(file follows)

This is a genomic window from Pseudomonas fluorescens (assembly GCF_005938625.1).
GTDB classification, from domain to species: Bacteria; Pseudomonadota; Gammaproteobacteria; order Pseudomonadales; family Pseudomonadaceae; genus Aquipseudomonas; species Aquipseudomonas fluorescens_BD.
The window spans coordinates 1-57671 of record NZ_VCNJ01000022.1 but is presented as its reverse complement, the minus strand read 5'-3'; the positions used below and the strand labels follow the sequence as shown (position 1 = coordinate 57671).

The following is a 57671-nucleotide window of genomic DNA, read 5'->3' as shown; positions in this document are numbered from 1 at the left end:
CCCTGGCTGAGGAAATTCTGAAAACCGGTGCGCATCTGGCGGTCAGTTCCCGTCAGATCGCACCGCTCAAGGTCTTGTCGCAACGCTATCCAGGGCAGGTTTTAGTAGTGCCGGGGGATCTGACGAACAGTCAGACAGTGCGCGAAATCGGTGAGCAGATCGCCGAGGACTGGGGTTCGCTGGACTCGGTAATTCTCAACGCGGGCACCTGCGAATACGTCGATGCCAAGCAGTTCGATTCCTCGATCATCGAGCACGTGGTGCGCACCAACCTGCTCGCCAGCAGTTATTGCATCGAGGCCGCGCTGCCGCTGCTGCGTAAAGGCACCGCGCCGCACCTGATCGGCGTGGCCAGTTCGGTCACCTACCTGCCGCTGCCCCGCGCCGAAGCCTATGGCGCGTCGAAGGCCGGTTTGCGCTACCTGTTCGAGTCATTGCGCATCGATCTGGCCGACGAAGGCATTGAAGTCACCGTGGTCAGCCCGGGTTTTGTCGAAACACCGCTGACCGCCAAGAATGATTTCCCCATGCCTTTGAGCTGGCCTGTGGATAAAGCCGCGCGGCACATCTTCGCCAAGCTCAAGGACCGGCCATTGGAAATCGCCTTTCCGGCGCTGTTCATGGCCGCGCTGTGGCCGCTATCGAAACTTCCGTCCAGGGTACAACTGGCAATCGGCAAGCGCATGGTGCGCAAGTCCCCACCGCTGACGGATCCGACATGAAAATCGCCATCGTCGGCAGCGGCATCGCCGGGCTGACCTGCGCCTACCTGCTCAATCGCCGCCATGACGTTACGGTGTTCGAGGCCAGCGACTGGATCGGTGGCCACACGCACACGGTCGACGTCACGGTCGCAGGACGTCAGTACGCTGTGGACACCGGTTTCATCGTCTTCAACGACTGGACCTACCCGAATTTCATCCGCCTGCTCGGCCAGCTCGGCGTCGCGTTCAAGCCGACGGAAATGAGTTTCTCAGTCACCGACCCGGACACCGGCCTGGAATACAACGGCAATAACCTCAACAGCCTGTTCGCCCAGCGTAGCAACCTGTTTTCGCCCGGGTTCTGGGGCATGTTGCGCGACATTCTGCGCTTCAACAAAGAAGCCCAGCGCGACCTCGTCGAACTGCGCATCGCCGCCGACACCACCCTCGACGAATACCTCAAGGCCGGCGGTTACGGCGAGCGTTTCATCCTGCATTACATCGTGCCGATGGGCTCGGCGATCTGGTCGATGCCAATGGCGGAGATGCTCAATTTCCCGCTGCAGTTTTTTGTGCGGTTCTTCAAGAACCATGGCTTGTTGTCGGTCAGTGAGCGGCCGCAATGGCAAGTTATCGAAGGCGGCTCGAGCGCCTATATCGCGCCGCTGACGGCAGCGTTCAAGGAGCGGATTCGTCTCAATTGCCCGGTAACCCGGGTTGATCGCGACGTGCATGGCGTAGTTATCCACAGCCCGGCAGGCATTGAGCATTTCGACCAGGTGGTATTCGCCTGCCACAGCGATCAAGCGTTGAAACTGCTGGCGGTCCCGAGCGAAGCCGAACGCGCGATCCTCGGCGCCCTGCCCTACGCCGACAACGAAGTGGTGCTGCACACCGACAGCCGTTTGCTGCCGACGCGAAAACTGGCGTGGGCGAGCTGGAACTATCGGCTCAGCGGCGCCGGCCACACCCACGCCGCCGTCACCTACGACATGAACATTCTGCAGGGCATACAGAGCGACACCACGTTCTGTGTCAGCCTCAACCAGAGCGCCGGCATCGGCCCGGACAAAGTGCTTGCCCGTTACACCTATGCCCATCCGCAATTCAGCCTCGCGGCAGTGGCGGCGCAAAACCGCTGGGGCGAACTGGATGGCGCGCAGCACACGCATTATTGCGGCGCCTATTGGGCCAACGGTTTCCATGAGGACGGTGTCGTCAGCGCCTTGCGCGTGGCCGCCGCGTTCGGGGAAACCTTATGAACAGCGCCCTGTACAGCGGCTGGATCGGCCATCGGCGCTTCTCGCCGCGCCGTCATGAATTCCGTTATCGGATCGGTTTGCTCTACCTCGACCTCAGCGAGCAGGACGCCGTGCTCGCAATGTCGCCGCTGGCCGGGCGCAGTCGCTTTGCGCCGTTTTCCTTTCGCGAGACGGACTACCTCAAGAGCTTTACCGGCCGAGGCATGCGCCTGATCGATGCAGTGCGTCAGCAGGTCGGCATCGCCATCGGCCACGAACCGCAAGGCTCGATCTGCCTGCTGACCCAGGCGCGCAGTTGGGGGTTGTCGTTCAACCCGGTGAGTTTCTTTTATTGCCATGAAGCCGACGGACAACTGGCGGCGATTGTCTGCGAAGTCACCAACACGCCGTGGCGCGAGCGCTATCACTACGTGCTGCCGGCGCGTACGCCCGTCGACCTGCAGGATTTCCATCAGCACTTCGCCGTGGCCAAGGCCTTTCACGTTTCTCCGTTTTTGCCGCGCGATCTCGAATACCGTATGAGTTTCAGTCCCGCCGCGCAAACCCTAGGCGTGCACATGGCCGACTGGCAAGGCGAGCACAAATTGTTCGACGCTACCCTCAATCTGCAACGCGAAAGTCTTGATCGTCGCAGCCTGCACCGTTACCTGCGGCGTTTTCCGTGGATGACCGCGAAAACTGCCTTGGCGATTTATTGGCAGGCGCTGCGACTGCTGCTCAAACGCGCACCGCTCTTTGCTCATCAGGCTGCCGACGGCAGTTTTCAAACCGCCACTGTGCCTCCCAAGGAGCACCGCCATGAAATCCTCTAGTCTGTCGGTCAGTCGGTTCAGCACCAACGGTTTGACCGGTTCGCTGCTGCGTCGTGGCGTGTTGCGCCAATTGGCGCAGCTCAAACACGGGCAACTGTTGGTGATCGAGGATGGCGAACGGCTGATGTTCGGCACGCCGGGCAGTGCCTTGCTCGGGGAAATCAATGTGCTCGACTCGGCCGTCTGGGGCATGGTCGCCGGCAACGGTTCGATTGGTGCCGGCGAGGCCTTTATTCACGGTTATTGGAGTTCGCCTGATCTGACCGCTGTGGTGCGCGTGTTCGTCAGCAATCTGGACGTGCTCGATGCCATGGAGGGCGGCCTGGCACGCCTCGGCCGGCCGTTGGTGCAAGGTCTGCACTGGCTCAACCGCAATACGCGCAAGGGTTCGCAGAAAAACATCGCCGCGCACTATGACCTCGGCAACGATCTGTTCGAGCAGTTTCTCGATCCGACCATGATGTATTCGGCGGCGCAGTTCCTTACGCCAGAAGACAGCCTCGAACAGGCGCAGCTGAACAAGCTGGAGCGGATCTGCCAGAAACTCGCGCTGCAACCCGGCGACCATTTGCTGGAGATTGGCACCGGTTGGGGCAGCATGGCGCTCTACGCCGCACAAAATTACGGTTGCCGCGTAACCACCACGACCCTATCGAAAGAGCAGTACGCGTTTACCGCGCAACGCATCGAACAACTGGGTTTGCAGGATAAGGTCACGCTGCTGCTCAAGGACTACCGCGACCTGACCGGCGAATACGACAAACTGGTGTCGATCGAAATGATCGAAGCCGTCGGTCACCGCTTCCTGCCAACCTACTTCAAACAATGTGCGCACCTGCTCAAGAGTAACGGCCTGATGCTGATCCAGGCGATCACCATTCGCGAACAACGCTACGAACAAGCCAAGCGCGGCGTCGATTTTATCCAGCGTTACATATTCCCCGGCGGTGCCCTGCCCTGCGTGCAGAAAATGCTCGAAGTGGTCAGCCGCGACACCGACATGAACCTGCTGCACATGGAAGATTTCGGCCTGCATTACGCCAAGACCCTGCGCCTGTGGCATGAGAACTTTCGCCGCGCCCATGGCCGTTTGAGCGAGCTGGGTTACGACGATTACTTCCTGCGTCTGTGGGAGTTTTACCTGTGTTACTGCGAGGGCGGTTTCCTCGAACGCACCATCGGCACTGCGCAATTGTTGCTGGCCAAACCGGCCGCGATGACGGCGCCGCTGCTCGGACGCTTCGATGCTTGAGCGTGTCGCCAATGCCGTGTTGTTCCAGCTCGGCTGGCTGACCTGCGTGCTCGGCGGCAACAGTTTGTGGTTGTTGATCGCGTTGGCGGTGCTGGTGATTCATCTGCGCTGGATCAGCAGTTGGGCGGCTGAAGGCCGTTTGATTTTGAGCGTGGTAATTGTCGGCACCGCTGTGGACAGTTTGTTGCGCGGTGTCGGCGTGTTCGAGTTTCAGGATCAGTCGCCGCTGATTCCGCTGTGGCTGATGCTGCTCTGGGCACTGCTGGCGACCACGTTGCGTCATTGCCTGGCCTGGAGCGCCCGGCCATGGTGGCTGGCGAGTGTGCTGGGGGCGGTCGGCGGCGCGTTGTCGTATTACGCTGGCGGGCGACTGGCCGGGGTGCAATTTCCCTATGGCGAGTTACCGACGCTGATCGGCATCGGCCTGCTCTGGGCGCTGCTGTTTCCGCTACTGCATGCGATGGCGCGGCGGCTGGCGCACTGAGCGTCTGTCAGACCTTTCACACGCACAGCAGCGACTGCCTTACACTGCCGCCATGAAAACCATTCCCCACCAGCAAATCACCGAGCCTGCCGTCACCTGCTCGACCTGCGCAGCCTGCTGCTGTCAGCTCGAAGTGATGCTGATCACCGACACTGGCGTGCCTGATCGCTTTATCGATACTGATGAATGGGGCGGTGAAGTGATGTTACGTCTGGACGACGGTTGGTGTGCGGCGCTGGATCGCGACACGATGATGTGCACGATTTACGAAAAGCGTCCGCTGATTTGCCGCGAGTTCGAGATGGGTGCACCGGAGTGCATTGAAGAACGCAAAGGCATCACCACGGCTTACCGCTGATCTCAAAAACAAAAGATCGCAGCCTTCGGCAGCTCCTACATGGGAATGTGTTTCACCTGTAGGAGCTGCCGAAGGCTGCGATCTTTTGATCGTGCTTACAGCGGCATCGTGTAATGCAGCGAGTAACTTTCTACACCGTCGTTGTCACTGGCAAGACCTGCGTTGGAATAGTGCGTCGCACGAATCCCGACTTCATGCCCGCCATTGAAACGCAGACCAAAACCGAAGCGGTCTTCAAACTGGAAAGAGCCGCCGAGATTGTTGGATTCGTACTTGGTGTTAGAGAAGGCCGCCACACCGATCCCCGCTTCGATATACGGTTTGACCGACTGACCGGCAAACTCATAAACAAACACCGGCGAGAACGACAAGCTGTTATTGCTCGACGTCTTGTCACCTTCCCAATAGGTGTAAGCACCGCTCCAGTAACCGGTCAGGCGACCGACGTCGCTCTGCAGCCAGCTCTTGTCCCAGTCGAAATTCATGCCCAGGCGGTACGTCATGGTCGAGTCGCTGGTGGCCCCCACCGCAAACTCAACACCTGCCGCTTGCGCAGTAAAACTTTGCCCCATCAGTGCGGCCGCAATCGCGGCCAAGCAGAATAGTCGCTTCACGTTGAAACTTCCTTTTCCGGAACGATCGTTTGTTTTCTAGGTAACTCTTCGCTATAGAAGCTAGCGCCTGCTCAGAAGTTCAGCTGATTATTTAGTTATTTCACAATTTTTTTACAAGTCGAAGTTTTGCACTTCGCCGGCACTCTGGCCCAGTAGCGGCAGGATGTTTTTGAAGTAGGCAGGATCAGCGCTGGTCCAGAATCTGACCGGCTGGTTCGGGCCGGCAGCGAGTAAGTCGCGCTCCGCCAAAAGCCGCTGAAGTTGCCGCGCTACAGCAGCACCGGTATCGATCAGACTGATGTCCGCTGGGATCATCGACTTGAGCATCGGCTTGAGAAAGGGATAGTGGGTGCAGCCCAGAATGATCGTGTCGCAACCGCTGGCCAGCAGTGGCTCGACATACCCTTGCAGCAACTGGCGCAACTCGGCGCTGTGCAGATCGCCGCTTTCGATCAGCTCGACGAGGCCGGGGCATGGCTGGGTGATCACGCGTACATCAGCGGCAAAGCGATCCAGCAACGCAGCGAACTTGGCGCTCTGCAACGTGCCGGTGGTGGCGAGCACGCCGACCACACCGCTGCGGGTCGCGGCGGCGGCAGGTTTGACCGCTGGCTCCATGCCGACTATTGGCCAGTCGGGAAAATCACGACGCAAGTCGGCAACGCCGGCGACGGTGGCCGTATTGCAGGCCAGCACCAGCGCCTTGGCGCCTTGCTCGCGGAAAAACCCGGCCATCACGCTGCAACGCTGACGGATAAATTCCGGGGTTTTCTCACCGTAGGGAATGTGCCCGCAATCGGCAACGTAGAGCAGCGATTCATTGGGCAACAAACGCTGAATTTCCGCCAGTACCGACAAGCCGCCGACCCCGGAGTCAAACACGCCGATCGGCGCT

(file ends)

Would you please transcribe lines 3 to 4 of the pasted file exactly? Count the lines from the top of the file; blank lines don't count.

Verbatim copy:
The window spans coordinates 1-57671 of record NZ_VCNJ01000022.1 but is presented as its reverse complement, the minus strand read 5'-3'; the positions used below and the strand labels follow the sequence as shown (position 1 = coordinate 57671).

The following is a 57671-nucleotide window of genomic DNA, read 5'->3' as shown; positions in this document are numbered from 1 at the left end: